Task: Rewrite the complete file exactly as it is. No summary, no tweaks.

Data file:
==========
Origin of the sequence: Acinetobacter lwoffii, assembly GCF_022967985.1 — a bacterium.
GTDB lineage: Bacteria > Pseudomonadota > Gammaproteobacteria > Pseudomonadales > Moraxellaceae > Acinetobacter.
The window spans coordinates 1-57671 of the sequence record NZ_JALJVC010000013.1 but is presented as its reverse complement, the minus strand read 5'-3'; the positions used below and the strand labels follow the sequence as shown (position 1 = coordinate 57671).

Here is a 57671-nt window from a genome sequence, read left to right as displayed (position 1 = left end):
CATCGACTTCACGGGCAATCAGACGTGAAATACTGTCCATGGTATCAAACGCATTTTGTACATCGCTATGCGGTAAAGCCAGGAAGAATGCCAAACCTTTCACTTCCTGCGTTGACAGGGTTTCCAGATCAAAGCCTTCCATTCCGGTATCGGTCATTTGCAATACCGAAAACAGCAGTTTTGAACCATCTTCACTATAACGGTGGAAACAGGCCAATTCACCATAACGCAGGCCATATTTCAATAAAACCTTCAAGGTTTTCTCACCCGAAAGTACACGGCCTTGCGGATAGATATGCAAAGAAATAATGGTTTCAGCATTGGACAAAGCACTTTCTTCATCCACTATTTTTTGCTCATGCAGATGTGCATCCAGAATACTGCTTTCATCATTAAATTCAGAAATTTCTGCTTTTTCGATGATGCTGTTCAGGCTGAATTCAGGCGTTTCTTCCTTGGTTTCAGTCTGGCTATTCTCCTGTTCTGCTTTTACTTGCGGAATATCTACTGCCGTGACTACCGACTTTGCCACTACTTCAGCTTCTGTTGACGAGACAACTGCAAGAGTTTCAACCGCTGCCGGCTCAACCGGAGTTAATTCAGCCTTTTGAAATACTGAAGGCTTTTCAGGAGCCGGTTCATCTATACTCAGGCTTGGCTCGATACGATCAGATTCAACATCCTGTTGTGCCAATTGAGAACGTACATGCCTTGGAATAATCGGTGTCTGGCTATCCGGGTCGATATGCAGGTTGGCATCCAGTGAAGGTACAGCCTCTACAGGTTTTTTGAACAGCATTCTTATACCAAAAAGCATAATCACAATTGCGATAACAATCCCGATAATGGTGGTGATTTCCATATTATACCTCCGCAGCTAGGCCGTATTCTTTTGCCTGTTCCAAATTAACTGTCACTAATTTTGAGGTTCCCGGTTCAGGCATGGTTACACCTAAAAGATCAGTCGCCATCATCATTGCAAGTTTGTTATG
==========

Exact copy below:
Origin of the sequence: Acinetobacter lwoffii, assembly GCF_022967985.1 — a bacterium.
GTDB lineage: Bacteria > Pseudomonadota > Gammaproteobacteria > Pseudomonadales > Moraxellaceae > Acinetobacter.
The window spans coordinates 1-57671 of the sequence record NZ_JALJVC010000013.1 but is presented as its reverse complement, the minus strand read 5'-3'; the positions used below and the strand labels follow the sequence as shown (position 1 = coordinate 57671).

Here is a 57671-nt window from a genome sequence, read left to right as displayed (position 1 = left end):
CATCGACTTCACGGGCAATCAGACGTGAAATACTGTCCATGGTATCAAACGCATTTTGTACATCGCTATGCGGTAAAGCCAGGAAGAATGCCAAACCTTTCACTTCCTGCGTTGACAGGGTTTCCAGATCAAAGCCTTCCATTCCGGTATCGGTCATTTGCAATACCGAAAACAGCAGTTTTGAACCATCTTCACTATAACGGTGGAAACAGGCCAATTCACCATAACGCAGGCCATATTTCAATAAAACCTTCAAGGTTTTCTCACCCGAAAGTACACGGCCTTGCGGATAGATATGCAAAGAAATAATGGTTTCAGCATTGGACAAAGCACTTTCTTCATCCACTATTTTTTGCTCATGCAGATGTGCATCCAGAATACTGCTTTCATCATTAAATTCAGAAATTTCTGCTTTTTCGATGATGCTGTTCAGGCTGAATTCAGGCGTTTCTTCCTTGGTTTCAGTCTGGCTATTCTCCTGTTCTGCTTTTACTTGCGGAATATCTACTGCCGTGACTACCGACTTTGCCACTACTTCAGCTTCTGTTGACGAGACAACTGCAAGAGTTTCAACCGCTGCCGGCTCAACCGGAGTTAATTCAGCCTTTTGAAATACTGAAGGCTTTTCAGGAGCCGGTTCATCTATACTCAGGCTTGGCTCGATACGATCAGATTCAACATCCTGTTGTGCCAATTGAGAACGTACATGCCTTGGAATAATCGGTGTCTGGCTATCCGGGTCGATATGCAGGTTGGCATCCAGTGAAGGTACAGCCTCTACAGGTTTTTTGAACAGCATTCTTATACCAAAAAGCATAATCACAATTGCGATAACAATCCCGATAATGGTGGTGATTTCCATATTATACCTCCGCAGCTAGGCCGTATTCTTTTGCCTGTTCCAAATTAACTGTCACTAATTTTGAGGTTCCCGGTTCAGGCATGGTTACACCTAAAAGATCAGTCGCCATCATCATTGCAAGTTTGTTATG